Anyone who's seen The Wire is intimately familiar with the process of playing with crime statistics to make them look better, rather than actually controlling crime. Radley Balko has a dreadful real world example:
Arthur Tesler was the only officer to take part in the Kathryn Johnston raid who didn’t take a plea bargain. Despite admitting that he lied, helped cover up Johnston’s murder, and stood watch outside while other officers handcuffed the bleeding 92-year-woman—allowing her to die while they planted marijuana in her basement—he was convicted today only on the charge of lying to investigators. He’ll face a maximum of five years in prison.
The one good thing to come out of the case is we got to see just how vast, deep, and pernicious the culture of corruption and disregard for civil rights ran in Atlanta’s police department. Tesler testified that narcotics officers were required to serve nine warrants and make two arrest per month, or they’d risk losing their jobs. This led to routine lying on warrants and bullying and intimidation of informants. What we don’t know is how many people were wrongly raided, arrested, and jailed because of all of this.
Compensation systems are really hard to design, as I wrote many years ago:
The agency problem is the fancy economic term for what most of us already knew intuitively; what benefits the stockholders doesn't necessarily benefit management. For example, I can think of many executives I've worked with on "re-engineering" projects, who, if they wanted to be honest about what would make their department work better, would "re-engineer" themselves right out the door and let somebody competent take over. Somehow, however, it was always one of their minions, usually one they didn't like too well, who was found to be superfluous. There are all sorts of ways in which this agency problem affects managers actions to the detriment of their shareholders, but one of the most widely known is in compensation.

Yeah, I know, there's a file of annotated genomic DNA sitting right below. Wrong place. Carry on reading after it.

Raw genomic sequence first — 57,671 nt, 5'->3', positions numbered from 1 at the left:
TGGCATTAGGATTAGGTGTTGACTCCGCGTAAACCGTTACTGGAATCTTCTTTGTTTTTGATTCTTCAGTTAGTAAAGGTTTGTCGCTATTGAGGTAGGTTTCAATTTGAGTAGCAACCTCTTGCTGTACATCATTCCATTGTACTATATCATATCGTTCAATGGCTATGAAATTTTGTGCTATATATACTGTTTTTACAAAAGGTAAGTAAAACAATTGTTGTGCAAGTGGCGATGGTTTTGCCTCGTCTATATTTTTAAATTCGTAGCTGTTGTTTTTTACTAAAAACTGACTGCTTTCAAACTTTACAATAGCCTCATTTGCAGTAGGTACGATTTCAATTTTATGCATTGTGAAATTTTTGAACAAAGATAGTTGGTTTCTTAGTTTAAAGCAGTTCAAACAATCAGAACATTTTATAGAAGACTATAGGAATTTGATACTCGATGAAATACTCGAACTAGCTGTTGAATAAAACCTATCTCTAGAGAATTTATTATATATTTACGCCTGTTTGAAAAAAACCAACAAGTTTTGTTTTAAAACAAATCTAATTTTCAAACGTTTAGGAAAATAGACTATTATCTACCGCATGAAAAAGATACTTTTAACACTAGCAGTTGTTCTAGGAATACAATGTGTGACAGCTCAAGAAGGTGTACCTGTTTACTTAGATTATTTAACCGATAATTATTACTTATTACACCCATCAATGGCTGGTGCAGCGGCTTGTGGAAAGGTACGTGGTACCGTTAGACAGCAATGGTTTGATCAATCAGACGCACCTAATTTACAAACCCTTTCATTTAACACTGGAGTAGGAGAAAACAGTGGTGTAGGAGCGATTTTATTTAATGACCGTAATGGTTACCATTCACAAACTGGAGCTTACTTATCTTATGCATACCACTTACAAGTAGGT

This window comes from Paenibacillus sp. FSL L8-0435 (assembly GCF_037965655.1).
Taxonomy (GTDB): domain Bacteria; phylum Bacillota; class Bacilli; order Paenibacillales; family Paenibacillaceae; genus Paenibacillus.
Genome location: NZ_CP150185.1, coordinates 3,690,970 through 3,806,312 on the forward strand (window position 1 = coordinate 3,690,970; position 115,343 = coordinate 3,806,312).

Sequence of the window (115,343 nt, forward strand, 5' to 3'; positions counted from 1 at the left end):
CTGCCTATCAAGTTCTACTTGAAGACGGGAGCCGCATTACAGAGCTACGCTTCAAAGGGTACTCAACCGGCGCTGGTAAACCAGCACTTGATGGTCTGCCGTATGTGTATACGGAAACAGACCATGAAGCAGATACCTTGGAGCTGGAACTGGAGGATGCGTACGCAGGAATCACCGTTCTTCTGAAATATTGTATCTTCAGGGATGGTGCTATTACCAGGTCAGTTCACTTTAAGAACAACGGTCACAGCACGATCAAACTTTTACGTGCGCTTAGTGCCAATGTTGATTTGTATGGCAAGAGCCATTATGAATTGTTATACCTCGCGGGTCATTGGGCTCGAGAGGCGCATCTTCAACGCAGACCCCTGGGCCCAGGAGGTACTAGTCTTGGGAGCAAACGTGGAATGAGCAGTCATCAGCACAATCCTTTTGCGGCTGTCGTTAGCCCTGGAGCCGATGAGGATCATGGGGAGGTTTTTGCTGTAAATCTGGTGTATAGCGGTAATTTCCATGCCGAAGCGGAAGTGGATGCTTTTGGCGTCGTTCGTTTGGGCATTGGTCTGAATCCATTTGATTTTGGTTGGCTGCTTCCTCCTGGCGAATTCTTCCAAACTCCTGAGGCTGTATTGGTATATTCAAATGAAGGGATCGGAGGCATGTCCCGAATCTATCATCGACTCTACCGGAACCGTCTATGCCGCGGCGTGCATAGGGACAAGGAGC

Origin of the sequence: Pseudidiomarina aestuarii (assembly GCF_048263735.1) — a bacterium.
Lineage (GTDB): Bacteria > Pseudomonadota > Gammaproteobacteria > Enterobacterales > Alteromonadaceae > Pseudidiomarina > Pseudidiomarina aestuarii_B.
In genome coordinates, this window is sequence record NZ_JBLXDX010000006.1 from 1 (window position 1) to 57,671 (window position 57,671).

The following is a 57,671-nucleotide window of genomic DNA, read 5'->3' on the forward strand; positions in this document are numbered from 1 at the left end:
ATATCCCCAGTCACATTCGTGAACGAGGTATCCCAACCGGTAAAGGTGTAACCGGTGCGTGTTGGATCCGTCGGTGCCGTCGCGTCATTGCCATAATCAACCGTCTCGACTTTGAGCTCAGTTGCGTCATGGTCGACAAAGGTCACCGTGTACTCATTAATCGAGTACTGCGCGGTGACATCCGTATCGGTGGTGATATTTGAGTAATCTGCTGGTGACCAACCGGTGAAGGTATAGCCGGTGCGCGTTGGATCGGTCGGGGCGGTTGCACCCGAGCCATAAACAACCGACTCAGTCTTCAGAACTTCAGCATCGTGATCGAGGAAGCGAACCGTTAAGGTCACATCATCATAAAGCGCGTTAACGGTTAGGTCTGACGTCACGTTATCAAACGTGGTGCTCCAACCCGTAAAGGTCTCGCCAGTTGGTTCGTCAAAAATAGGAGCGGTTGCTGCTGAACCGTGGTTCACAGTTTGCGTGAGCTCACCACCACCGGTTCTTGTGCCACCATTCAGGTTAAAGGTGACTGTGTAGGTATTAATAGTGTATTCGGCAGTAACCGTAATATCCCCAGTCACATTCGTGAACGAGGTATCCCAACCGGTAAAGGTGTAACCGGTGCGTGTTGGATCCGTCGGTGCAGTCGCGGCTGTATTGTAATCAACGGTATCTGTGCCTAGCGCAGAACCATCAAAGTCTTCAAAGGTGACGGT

If you know anyone in corporate sales, you probably already know of the hilarious shenanigans in which the sales force engages in order to meet their quotas. The purchasing manager at my old job was good for 10K or so of thoroughly bogus orders at the end of the month or the quarter to help our sales reps meet their quotas; in return they gave us a little extra off our regular purchases. These orders were invariably cancelled, after a decent interval, due to the whims of our fictitious clients. None of this was good for the companies for whom these sales reps worked; it benefited only the sales force.
But trying to prevent these gymnastics has proved futile. Change the quota from orders to sales and they'll ship the stuff out and have it "returned", incurring shipping charges both ways; change sales to "final sales" and they'll leave, because no one's willing to have their income that dependant on the whims of people they don't know. This applies even more to executives, who have much more power to manipulate matters so that they keep their job.
I was talking about CEO pay. But the problem matters more in the criminal justice system. We grade our prosecutors not on being right, but on winning. Cops are given stupid quotas rather than a mandate to, you know, actually reduce crime. Years ago, I read Joe McGuinness's Fatal Vision, on the once-infamous Jeffrey MacDonald case. At the time, it seemed like a fascinating insight into how you investigate a case. Then a few years ago, I came across Fatal Justice, a book on the case--and the role that McGuinness played in it--which offers pretty compelling evidence that MacDonald is possibly innocent and certainly the victim of forensic incompetence compounded by gross prosecutorial misconduct. If this happens in the spotlight, what's going on in the dark corners of the criminal justice system?
Well, things like this outrage, apparently. The Atlanta PD needs to remember that its job is to fight crime, not just put people in jail.
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